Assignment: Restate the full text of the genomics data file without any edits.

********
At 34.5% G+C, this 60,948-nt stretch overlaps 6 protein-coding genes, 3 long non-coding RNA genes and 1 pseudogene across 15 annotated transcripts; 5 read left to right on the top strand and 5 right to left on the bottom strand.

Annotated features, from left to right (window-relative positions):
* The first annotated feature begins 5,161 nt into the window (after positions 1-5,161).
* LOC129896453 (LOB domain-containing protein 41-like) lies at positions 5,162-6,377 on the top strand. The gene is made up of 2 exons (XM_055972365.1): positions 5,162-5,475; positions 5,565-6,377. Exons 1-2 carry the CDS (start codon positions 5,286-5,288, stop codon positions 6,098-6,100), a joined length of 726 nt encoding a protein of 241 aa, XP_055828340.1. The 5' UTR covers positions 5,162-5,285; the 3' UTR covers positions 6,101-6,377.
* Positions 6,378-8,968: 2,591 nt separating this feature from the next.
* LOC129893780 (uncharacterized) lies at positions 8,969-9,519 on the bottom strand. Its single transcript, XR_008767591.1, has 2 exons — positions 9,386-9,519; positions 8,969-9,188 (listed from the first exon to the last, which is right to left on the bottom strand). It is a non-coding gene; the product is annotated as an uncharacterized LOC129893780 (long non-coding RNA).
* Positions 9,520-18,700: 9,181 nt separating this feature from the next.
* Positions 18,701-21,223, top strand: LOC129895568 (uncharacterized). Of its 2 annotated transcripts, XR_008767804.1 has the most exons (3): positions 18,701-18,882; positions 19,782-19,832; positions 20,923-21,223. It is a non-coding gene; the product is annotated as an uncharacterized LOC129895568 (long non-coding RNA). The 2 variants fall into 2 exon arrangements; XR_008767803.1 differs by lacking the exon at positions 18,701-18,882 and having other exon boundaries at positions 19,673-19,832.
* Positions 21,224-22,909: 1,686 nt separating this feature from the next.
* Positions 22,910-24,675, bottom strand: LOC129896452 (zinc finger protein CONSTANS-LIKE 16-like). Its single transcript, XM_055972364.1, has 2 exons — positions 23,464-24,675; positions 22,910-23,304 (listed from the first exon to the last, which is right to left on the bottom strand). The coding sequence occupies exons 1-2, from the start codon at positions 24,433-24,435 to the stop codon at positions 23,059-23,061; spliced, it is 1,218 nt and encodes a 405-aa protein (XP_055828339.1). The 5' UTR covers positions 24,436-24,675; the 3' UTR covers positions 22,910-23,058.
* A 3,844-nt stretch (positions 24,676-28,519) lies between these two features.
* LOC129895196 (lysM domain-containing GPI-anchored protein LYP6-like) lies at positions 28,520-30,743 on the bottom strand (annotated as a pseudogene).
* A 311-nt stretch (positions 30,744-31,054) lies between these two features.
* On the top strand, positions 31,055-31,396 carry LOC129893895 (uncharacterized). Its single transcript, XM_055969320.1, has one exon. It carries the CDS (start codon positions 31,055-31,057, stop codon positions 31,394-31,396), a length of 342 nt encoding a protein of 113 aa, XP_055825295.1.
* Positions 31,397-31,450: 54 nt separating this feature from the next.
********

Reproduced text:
At 34.5% G+C, this 60,948-nt stretch overlaps 6 protein-coding genes, 3 long non-coding RNA genes and 1 pseudogene across 15 annotated transcripts; 5 read left to right on the top strand and 5 right to left on the bottom strand.

Annotated features, from left to right (window-relative positions):
* The first annotated feature begins 5,161 nt into the window (after positions 1-5,161).
* LOC129896453 (LOB domain-containing protein 41-like) lies at positions 5,162-6,377 on the top strand. The gene is made up of 2 exons (XM_055972365.1): positions 5,162-5,475; positions 5,565-6,377. Exons 1-2 carry the CDS (start codon positions 5,286-5,288, stop codon positions 6,098-6,100), a joined length of 726 nt encoding a protein of 241 aa, XP_055828340.1. The 5' UTR covers positions 5,162-5,285; the 3' UTR covers positions 6,101-6,377.
* Positions 6,378-8,968: 2,591 nt separating this feature from the next.
* LOC129893780 (uncharacterized) lies at positions 8,969-9,519 on the bottom strand. Its single transcript, XR_008767591.1, has 2 exons — positions 9,386-9,519; positions 8,969-9,188 (listed from the first exon to the last, which is right to left on the bottom strand). It is a non-coding gene; the product is annotated as an uncharacterized LOC129893780 (long non-coding RNA).
* Positions 9,520-18,700: 9,181 nt separating this feature from the next.
* Positions 18,701-21,223, top strand: LOC129895568 (uncharacterized). Of its 2 annotated transcripts, XR_008767804.1 has the most exons (3): positions 18,701-18,882; positions 19,782-19,832; positions 20,923-21,223. It is a non-coding gene; the product is annotated as an uncharacterized LOC129895568 (long non-coding RNA). The 2 variants fall into 2 exon arrangements; XR_008767803.1 differs by lacking the exon at positions 18,701-18,882 and having other exon boundaries at positions 19,673-19,832.
* Positions 21,224-22,909: 1,686 nt separating this feature from the next.
* Positions 22,910-24,675, bottom strand: LOC129896452 (zinc finger protein CONSTANS-LIKE 16-like). Its single transcript, XM_055972364.1, has 2 exons — positions 23,464-24,675; positions 22,910-23,304 (listed from the first exon to the last, which is right to left on the bottom strand). The coding sequence occupies exons 1-2, from the start codon at positions 24,433-24,435 to the stop codon at positions 23,059-23,061; spliced, it is 1,218 nt and encodes a 405-aa protein (XP_055828339.1). The 5' UTR covers positions 24,436-24,675; the 3' UTR covers positions 22,910-23,058.
* A 3,844-nt stretch (positions 24,676-28,519) lies between these two features.
* LOC129895196 (lysM domain-containing GPI-anchored protein LYP6-like) lies at positions 28,520-30,743 on the bottom strand (annotated as a pseudogene).
* A 311-nt stretch (positions 30,744-31,054) lies between these two features.
* On the top strand, positions 31,055-31,396 carry LOC129893895 (uncharacterized). Its single transcript, XM_055969320.1, has one exon. It carries the CDS (start codon positions 31,055-31,057, stop codon positions 31,394-31,396), a length of 342 nt encoding a protein of 113 aa, XP_055825295.1.
* Positions 31,397-31,450: 54 nt separating this feature from the next.